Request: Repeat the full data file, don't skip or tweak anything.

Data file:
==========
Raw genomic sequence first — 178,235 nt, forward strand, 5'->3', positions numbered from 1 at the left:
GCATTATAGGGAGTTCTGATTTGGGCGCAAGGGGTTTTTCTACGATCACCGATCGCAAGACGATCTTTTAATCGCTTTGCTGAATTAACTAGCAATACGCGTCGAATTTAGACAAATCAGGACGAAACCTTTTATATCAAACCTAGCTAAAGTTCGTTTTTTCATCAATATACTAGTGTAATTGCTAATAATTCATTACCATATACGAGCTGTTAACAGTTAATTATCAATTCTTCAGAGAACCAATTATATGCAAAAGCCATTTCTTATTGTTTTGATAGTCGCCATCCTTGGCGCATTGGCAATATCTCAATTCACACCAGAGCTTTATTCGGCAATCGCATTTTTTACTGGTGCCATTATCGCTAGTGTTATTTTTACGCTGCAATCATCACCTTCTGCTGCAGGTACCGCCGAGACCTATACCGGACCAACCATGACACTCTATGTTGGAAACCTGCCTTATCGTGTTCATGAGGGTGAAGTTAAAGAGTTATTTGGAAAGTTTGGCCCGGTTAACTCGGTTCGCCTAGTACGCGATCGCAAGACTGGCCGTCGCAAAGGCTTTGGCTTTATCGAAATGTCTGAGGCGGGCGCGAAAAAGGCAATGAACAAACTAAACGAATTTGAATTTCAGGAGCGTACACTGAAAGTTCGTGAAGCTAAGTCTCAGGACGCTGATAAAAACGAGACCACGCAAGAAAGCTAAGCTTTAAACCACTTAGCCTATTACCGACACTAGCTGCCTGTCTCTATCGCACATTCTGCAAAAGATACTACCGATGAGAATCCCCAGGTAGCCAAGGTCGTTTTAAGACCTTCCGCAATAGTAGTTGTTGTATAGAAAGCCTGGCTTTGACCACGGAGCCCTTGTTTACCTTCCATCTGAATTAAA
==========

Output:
Raw genomic sequence first — 178,235 nt, forward strand, 5'->3', positions numbered from 1 at the left:
GCATTATAGGGAGTTCTGATTTGGGCGCAAGGGGTTTTTCTACGATCACCGATCGCAAGACGATCTTTTAATCGCTTTGCTGAATTAACTAGCAATACGCGTCGAATTTAGACAAATCAGGACGAAACCTTTTATATCAAACCTAGCTAAAGTTCGTTTTTTCATCAATATACTAGTGTAATTGCTAATAATTCATTACCATATACGAGCTGTTAACAGTTAATTATCAATTCTTCAGAGAACCAATTATATGCAAAAGCCATTTCTTATTGTTTTGATAGTCGCCATCCTTGGCGCATTGGCAATATCTCAATTCACACCAGAGCTTTATTCGGCAATCGCATTTTTTACTGGTGCCATTATCGCTAGTGTTATTTTTACGCTGCAATCATCACCTTCTGCTGCAGGTACCGCCGAGACCTATACCGGACCAACCATGACACTCTATGTTGGAAACCTGCCTTATCGTGTTCATGAGGGTGAAGTTAAAGAGTTATTTGGAAAGTTTGGCCCGGTTAACTCGGTTCGCCTAGTACGCGATCGCAAGACTGGCCGTCGCAAAGGCTTTGGCTTTATCGAAATGTCTGAGGCGGGCGCGAAAAAGGCAATGAACAAACTAAACGAATTTGAATTTCAGGAGCGTACACTGAAAGTTCGTGAAGCTAAGTCTCAGGACGCTGATAAAAACGAGACCACGCAAGAAAGCTAAGCTTTAAACCACTTAGCCTATTACCGACACTAGCTGCCTGTCTCTATCGCACATTCTGCAAAAGATACTACCGATGAGAATCCCCAGGTAGCCAAGGTCGTTTTAAGACCTTCCGCAATAGTAGTTGTTGTATAGAAAGCCTGGCTTTGACCACGGAGCCCTTGTTTACCTTCCATCTGAATTAAA